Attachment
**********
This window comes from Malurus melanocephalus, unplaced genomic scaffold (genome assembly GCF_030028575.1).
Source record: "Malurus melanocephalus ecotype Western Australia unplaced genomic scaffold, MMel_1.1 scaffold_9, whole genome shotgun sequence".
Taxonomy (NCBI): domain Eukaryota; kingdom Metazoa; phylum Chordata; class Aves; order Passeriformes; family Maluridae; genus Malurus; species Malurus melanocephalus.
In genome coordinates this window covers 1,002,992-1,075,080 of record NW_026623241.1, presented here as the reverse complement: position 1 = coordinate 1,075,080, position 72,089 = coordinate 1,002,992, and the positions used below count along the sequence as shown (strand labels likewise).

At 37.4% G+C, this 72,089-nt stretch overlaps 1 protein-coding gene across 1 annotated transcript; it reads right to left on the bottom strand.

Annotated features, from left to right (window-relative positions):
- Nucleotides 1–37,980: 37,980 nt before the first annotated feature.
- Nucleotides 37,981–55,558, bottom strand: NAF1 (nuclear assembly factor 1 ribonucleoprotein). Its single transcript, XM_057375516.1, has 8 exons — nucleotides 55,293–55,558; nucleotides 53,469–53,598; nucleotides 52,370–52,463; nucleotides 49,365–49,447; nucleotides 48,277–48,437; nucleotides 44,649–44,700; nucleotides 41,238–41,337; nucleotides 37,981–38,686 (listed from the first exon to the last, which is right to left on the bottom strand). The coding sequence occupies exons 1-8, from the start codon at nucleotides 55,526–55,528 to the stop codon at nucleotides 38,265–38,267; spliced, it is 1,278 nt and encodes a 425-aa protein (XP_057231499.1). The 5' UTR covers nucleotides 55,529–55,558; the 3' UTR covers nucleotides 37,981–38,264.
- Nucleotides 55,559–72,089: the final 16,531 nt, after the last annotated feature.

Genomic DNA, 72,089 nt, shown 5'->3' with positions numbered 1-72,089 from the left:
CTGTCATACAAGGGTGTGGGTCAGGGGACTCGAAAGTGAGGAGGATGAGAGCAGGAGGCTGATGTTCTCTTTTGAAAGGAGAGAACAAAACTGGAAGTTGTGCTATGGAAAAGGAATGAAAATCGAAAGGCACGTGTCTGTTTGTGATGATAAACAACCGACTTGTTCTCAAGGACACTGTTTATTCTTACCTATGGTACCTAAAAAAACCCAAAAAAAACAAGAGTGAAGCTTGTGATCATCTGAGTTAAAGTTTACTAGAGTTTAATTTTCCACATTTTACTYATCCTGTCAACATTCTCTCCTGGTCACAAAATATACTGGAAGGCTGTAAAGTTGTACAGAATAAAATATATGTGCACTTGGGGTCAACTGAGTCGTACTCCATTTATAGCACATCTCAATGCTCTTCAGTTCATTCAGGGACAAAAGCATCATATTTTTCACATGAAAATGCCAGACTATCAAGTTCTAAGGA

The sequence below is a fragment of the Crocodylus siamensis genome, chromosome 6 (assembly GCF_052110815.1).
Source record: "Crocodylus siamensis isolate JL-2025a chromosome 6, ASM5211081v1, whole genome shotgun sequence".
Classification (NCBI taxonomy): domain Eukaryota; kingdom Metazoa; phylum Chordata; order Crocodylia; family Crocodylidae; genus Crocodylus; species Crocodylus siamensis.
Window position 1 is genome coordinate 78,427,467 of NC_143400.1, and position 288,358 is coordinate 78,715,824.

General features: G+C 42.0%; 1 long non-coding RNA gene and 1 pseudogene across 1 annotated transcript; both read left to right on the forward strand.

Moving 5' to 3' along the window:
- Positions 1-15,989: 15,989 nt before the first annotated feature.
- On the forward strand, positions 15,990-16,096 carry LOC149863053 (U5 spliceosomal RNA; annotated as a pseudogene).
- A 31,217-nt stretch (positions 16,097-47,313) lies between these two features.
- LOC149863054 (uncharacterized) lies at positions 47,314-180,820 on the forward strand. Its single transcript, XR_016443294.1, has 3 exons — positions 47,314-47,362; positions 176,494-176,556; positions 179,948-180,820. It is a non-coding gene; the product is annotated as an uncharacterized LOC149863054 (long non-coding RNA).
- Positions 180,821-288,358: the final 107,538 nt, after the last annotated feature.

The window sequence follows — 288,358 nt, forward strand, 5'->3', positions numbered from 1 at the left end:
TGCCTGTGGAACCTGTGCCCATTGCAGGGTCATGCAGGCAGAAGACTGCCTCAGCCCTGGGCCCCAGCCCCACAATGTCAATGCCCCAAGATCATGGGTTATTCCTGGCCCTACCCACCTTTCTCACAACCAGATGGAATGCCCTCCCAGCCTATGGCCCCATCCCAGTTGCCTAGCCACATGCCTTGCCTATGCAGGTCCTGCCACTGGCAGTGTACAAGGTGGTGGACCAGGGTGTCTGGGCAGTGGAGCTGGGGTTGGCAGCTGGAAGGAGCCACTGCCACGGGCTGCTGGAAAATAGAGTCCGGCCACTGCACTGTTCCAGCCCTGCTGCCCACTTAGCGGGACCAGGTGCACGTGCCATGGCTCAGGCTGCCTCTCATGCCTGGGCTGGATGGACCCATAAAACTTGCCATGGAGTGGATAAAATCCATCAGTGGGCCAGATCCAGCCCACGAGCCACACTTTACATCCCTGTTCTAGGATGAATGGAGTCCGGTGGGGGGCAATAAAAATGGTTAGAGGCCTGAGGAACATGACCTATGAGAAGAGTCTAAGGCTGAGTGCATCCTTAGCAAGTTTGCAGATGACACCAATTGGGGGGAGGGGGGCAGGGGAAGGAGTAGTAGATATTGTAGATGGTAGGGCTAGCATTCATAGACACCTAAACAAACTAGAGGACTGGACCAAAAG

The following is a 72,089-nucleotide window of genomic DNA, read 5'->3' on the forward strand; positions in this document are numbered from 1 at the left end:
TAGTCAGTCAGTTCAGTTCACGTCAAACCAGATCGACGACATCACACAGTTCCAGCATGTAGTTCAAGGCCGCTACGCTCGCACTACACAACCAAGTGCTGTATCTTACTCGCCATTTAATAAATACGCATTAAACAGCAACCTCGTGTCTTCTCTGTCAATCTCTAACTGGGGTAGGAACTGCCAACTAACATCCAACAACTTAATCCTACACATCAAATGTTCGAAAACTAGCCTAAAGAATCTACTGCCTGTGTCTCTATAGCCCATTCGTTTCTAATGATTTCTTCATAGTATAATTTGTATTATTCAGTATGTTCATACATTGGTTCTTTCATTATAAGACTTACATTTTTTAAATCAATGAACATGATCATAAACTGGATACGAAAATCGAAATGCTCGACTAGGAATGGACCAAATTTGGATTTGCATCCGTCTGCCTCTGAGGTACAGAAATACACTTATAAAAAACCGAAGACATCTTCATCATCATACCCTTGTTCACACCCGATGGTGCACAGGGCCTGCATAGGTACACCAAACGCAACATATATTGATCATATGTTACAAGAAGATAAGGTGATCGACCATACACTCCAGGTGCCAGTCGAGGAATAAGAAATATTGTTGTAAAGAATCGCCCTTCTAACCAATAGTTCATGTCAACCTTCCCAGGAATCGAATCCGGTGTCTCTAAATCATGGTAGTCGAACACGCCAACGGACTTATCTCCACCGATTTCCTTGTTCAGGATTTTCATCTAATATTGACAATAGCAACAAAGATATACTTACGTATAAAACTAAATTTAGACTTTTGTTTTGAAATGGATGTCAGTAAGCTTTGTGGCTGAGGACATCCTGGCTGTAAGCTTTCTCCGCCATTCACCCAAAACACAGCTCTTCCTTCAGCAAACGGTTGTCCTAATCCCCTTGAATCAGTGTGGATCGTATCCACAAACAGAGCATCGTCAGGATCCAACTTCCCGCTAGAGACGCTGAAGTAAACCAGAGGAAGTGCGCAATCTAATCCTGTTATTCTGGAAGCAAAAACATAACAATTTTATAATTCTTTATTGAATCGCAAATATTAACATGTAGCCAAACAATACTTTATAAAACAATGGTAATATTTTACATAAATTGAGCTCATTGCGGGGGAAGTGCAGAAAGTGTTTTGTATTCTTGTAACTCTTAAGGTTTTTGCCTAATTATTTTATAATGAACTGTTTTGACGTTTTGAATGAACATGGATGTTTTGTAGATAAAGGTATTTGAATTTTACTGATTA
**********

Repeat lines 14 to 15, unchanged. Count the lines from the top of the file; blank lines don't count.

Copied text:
Classification (NCBI taxonomy): domain Eukaryota; kingdom Metazoa; phylum Chordata; order Crocodylia; family Crocodylidae; genus Crocodylus; species Crocodylus siamensis.
Window position 1 is genome coordinate 78,427,467 of NC_143400.1, and position 288,358 is coordinate 78,715,824.